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Reeta Roy is president and CEO of The MasterCard Foundation. (Globe and Mail Update)
Reeta Roy is president and CEO of The MasterCard Foundation. (Globe and Mail Update)

Leadership Lab

How my marriage prepared me for shared leadership Add to ...

Reeta Roy is president and CEO of The MasterCard Foundation. Ms. Roy and The Princess Margaret Cancer Centre are working together to raise awareness of stomach cancer and funds for research to advance treatment for this disease. Go to ReetaRoy.ca to learn more about Ms. Roy’s journey.

Years ago, I was told, “Marriage prepares you for shared leadership.” I did not grasp the profundity of this wisdom. Now, I do.

Like marriage, the leadership journey is akin to an expedition – one that traverses relationships, passions, thoughts, ideas, adventures, disappointments and triumphs.

Fresh out of college, I met Jim Muldoon at a seminar in New York. That encounter was the start of a 30-year romance and partnership. Our connection was immediate. Eight weeks after we met, we moved in together into a tiny apartment in Brooklyn. In less than a year, we were married. Three weeks after our wedding, I moved to Boston and began graduate school while Jim continued to live and work in New York. So began the narrative of our peripatetic partnership.

Early on, we were immersed in building our careers. Jim was a scholar and author in international affairs and I was a junior executive in the global health industry. When my company offered me a promotion, and a role to build the business in China, Jim didn’t hesitate. He resigned from his job and we relocated to Shanghai. He became a visiting scholar at a think tank and co-edited a book on multilateral diplomacy with colleagues around the world.

As job opportunities came along, we relocated multiple times, including a move from Chicago to Toronto nine years ago when I joined The MasterCard Foundation. By then, Jim had authored several articles and books in global governance and multilateral diplomacy. In Toronto, he joined the boards of two remarkable charities, giving his time to peace-building and youth mental health, as well as creating a community of friends.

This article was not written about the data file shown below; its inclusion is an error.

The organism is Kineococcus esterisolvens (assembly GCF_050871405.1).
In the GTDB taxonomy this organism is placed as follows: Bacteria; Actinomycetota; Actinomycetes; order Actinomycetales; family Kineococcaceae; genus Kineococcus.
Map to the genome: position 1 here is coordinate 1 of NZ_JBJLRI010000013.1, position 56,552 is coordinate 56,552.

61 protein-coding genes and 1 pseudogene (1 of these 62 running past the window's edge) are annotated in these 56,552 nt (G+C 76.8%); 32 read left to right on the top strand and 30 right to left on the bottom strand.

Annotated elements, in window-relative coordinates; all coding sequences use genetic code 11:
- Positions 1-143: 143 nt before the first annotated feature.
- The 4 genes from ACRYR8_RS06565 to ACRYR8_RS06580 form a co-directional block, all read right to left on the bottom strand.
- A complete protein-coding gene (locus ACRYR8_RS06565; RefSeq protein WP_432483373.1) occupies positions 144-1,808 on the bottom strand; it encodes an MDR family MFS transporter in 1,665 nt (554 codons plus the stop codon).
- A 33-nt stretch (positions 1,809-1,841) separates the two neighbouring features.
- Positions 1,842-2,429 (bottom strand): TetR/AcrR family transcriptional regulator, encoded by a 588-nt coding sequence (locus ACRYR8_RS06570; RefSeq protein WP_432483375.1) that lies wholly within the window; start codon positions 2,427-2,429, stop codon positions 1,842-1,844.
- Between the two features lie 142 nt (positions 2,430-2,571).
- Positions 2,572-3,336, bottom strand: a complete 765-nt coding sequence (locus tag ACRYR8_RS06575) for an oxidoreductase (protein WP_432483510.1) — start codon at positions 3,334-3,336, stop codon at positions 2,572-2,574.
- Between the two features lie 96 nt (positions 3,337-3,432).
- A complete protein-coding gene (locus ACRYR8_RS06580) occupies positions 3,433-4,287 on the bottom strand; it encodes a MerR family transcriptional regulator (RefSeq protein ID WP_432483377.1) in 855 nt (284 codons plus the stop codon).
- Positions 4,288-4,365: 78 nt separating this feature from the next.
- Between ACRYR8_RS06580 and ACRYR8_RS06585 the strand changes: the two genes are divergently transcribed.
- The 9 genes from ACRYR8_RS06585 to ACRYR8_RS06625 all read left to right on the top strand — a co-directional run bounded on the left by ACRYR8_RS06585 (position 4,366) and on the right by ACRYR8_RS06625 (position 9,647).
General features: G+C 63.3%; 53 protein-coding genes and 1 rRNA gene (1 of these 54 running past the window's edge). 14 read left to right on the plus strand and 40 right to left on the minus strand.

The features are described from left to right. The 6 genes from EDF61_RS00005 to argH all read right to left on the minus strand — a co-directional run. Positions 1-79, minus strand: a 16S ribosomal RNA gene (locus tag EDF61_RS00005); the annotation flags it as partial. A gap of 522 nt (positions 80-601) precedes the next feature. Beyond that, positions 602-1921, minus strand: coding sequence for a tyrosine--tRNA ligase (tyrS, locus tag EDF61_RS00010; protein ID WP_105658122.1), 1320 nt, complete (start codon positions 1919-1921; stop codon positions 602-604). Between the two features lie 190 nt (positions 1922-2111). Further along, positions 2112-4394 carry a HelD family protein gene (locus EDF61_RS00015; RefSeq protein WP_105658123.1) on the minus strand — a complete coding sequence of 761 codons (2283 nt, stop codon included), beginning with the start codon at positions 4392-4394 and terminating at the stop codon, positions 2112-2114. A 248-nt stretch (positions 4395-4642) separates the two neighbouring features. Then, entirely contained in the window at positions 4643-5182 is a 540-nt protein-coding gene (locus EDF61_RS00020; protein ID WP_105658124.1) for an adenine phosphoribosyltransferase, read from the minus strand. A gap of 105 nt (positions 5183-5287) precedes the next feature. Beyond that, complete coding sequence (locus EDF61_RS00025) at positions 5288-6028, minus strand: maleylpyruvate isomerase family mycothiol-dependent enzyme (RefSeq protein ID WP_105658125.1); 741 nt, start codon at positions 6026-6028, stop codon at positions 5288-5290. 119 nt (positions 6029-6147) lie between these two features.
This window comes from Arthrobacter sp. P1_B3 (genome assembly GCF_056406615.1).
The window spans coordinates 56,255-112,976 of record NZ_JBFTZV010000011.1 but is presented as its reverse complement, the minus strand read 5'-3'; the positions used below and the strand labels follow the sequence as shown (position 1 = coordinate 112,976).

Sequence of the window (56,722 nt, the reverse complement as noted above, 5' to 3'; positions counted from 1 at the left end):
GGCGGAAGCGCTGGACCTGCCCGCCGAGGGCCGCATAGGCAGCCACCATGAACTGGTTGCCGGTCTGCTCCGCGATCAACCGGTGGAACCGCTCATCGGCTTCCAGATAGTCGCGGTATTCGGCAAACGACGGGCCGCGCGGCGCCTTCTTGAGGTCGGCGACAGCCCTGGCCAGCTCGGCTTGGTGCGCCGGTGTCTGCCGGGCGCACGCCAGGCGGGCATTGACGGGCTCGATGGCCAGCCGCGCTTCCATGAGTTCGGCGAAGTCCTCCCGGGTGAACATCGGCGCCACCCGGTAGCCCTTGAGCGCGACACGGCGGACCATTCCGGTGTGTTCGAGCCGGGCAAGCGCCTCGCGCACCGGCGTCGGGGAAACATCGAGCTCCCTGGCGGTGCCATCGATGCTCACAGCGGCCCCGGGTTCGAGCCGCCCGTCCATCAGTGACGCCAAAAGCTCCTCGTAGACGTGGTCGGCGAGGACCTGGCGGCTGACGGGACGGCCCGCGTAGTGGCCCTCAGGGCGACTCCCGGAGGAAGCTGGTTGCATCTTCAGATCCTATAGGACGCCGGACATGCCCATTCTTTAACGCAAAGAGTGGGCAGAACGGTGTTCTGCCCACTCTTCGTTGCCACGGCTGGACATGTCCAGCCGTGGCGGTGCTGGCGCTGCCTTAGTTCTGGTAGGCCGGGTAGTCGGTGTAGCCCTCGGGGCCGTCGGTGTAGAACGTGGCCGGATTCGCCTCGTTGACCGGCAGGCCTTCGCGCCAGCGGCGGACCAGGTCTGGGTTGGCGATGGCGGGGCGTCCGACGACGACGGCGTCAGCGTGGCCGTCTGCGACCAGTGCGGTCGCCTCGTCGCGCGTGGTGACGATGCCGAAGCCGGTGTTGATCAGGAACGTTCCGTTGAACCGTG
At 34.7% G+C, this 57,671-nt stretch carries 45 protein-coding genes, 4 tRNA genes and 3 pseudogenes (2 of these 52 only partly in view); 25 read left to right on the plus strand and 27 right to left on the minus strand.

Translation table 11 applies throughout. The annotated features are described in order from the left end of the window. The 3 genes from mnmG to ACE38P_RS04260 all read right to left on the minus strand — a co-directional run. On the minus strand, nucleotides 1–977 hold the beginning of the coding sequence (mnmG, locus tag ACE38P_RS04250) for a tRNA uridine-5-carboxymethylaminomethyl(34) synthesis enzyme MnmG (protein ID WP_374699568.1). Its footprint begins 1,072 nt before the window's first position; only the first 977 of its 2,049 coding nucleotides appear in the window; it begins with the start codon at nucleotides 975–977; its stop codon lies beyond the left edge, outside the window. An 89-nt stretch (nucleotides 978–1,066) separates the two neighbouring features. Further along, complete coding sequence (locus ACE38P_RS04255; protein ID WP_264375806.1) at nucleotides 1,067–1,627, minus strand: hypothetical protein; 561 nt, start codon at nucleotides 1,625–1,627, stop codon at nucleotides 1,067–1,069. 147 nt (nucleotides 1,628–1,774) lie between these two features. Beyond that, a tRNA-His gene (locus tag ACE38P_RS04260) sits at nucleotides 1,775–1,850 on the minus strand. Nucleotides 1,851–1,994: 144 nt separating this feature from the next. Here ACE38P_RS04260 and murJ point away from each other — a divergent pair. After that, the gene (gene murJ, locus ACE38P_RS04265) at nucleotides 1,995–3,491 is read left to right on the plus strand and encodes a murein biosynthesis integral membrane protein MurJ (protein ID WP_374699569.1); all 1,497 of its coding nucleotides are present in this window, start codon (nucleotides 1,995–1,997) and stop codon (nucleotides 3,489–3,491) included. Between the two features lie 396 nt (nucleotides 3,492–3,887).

My new leadership role was accompanied by a steep learning curve. Jim was my truth-teller and kept me grounded. When I was too serious, he was irreverent. When I had doubts, he encouraged and challenged me. Our relationship was a place for listening and honest conversations. He believed in my vision for the Foundation.

The ground shifted when we learned of Jim’s diagnosis of late-stage stomach cancer in 2014. I became his caregiver and advocate. Time was limited and we filled it with living. While he was strong, we enjoyed the people we loved, travelling to Ireland to see family and later to Africa to see the Foundation’s work he had supported through me. As his health changed, we did simpler things, watching movies or reading to each other.

At the outset, we decided to share his illness with our families, friends and colleagues. Transparency allowed others to love us, and love arrived in abundance and in multiple forms. Warm meals. Cozy socks. Car rides to the hospital. Humour. I also came to know my colleagues and those with whom we collaborated in a much deeper way. They shared their personal stories. These were the gifts we received.

As we approached the end of his life, Jim and I trekked into new terrain. This was the daunting part of the journey filled with fear, anger, grief and unanswered existential questions. Throughout his illness, Jim received excellent, compassionate medical care at Princess Margaret Cancer Centre.

After he died, I honoured Jim’s wishes to be an organ donor and know this act was life-giving for someone. His death is profound, a loss I could not imagine, but must make peace with. I am grateful for the life we shared, for a love that was unconditional, and a freedom to discover our purpose in the world. I am grateful for our families and for friends who became family along the way.

Today, that advice about marriage and leadership resonates with me. Too often, we seek to balance competing demands by compartmentalizing our lives into tidy personal and professional segments. Yet we inhabit multiple spheres and our lives are more often messy than orderly. Balance is better measured not by time allocated on a calendar, but by experiences over a lifetime. Like marriage, leadership is about living, empathizing, learning and giving of ourselves.

Executives, educators and human resources experts contribute to the ongoing Leadership Lab series. For more articles, go to tgam.ca/careers.

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